Behind the Singapore Day Sins in Sydney
By KF Seetoh - Wednesday, Oct 16, 2013
They came in droves, some drove for a few hours to the Domain – an open space park in the heart of town, for this year’s installation of Singapore Day in Sydney. Over 6000 Singaporeans currently based there showed up in the 35 degree heat at last Saturday’s event. They tore into a menu from 16 hawkers including Chey Sua Carrot Cake, Guan Kee Kway Chap, Rafi’s Corner Teh Tarek, Gluttons Bay Tau Suan, Wee Nam Kee Chicken Rice, Rong Chen Bak Kut Teh, Abdhus Salam Indian Rojak and Old Chang Kee curry puffs.
As usual, a stream of little quirks, ups, downs and hiccups happen each year. We take you behind the scenes or sins of the makan at the Domain.
• One key Makansutra criteria for choosing the hawkers this year was the second-generation factor. 10 of the 16 hawkers came with their kids who have inherited the craft and businesses… It is just one conversation we wanted to include in the entire Singapore Day dialogue. Bravo for continuity in this craft.
• Our Hill Street Cha Kway Teow uncle Mr Ng Chang Siang, was advised by doctors last minute, to miss out on this trip due to a nerve condition. But his sister, as she always does, even at their stall in Bedok filled in smoothly for him with no glitches. She fried up 900 plates till she ran out of kway teow. We hope he gets well soon.
• A few combination ovens (used by top restaurants and hotels) were installed at some hawker stalls to steam frozen noodles and chai tow kway. These machines cost up to $25,000 each. Talk about professionalising the hawker trade!
• The Indian Rojak master, Mr Akber Ali, could make and shape one coconut dough ball every second. Back home, he churns out over 1000 dough balls each morning at his stall in Ayer Rajah food centre.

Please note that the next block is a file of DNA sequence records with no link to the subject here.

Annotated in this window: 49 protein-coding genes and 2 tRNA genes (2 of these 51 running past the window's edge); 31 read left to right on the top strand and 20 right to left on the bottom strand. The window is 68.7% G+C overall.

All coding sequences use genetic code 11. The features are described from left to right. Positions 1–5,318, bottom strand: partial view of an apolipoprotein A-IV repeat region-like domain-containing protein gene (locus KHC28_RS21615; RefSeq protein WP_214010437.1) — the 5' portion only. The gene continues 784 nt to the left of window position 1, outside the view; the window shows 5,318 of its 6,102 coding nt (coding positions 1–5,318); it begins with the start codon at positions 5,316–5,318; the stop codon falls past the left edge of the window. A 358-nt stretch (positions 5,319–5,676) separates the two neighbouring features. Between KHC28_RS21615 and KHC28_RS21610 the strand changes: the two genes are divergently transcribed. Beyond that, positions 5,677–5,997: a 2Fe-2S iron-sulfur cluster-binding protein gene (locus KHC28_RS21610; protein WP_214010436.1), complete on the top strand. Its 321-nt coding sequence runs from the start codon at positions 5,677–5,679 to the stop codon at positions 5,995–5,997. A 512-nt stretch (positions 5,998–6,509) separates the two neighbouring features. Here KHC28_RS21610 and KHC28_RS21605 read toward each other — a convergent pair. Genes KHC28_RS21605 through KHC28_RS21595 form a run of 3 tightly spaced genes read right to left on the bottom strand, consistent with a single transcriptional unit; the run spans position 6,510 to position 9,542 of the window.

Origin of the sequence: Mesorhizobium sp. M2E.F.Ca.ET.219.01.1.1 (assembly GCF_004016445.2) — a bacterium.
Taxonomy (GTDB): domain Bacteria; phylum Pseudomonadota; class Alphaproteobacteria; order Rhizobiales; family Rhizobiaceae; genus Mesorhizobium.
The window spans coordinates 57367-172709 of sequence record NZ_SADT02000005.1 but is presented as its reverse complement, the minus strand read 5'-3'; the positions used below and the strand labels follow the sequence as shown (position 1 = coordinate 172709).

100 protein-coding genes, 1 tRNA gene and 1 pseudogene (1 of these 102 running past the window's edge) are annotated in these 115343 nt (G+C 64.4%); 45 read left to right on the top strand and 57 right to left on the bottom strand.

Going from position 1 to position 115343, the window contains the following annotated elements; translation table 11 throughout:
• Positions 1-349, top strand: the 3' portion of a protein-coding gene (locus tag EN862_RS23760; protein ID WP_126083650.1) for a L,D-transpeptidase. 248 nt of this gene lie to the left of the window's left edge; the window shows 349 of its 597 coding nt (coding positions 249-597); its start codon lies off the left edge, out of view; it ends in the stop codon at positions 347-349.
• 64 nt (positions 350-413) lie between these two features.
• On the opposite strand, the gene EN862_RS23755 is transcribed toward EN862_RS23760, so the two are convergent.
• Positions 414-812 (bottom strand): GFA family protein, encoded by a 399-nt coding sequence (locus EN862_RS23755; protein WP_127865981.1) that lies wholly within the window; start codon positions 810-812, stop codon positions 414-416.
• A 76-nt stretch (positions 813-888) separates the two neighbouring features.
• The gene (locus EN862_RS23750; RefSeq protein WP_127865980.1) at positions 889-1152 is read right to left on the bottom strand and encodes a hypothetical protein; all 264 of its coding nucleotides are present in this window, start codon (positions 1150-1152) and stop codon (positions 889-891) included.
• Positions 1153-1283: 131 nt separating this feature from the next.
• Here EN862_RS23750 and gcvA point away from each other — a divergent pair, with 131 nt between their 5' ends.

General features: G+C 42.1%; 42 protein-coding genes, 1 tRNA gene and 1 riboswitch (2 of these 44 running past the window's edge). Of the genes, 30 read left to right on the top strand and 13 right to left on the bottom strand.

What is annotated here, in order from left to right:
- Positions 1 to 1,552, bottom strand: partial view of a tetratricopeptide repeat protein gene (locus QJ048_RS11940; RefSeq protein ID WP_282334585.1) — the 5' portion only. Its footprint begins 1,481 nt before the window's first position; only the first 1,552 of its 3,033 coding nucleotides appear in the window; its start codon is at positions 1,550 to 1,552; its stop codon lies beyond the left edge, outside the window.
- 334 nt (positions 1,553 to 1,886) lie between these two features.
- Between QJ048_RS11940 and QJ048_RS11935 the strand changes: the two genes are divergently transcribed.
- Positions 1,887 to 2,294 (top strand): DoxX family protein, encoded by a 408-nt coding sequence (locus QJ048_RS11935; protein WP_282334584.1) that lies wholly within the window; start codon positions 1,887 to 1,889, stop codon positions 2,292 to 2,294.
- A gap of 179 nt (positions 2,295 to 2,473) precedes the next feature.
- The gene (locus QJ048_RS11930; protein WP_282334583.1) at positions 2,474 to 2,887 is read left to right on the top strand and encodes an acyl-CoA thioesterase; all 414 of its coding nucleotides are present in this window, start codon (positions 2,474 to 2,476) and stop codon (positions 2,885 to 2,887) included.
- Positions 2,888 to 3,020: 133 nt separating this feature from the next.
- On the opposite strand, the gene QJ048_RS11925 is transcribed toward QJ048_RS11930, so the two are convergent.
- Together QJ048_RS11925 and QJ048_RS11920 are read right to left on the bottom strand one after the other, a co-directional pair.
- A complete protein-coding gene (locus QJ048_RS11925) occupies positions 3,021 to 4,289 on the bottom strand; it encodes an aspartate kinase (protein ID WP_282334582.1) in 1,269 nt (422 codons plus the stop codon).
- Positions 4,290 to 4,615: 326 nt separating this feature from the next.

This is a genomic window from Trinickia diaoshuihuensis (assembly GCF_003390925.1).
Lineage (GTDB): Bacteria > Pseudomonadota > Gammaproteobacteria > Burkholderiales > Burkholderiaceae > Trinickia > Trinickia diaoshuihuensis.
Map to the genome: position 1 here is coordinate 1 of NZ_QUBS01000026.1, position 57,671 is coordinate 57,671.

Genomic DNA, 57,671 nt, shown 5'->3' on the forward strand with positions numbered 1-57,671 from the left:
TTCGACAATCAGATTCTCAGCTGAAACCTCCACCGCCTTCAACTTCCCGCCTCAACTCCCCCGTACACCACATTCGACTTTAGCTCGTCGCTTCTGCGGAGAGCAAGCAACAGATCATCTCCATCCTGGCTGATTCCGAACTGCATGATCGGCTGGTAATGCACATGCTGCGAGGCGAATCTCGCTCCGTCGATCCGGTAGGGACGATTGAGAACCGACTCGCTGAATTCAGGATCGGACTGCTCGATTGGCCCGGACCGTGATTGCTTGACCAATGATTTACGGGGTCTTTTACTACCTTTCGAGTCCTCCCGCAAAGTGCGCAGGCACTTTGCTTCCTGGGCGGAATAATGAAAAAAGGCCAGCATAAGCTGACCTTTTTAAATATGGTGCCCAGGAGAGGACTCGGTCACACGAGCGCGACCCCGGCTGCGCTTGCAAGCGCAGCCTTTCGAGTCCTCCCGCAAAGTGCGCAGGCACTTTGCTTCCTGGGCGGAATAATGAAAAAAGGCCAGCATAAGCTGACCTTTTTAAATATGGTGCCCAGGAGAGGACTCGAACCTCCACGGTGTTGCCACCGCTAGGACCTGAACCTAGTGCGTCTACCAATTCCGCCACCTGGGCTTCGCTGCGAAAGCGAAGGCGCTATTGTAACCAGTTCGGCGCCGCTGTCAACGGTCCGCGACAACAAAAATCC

• One attendee, who’s never had or do not remember how it was, complained that the prawn paste chicken was bad and rancid… until a staff opened a bottle of the fermented prawn paste (used to marinate the chicken wings), to her nose.
• It was very tough for the Aussie food hygiene officers. They had to check every half an hour that the hot dishes came out above 70 degrees each time. It is hard to imagine kway chap, bak kut teh, fresh fried har cheong kai and chai tow kway served at anything cooler than that. No one will forgive the hawkers otherwise (not even the hawkers themselves). The officer’s jobs would be easier if they had knowledge about the food culture.
• Another Sydney based Singaporean lamented just how lumpy the Australian made beehoon was, said “bo pian, but the laksa curry and sambal was spot on.”
• The Selera Rasa nasi lemak folks were propositioned for expansion plans in Australia by a business maverick there. They are now in early stages of negotiations.
• As food supplies were limited and the response to the event was overwhelming, none of the hawkers had a chance to eat each other’s food. They had to settle for Asian bento box lunches that came with three starches – rice, beehoon and glass noodles. Some of them skipped lunch entirely.
• 0ne hawker, who read online about how some came, ate, drank and then questioned the purpose of the event, responded “We don’t make money from this event. We come to connect with other hawkers and reconnect with friends and Singaporeans based here. We don’t need to do this, we want to.”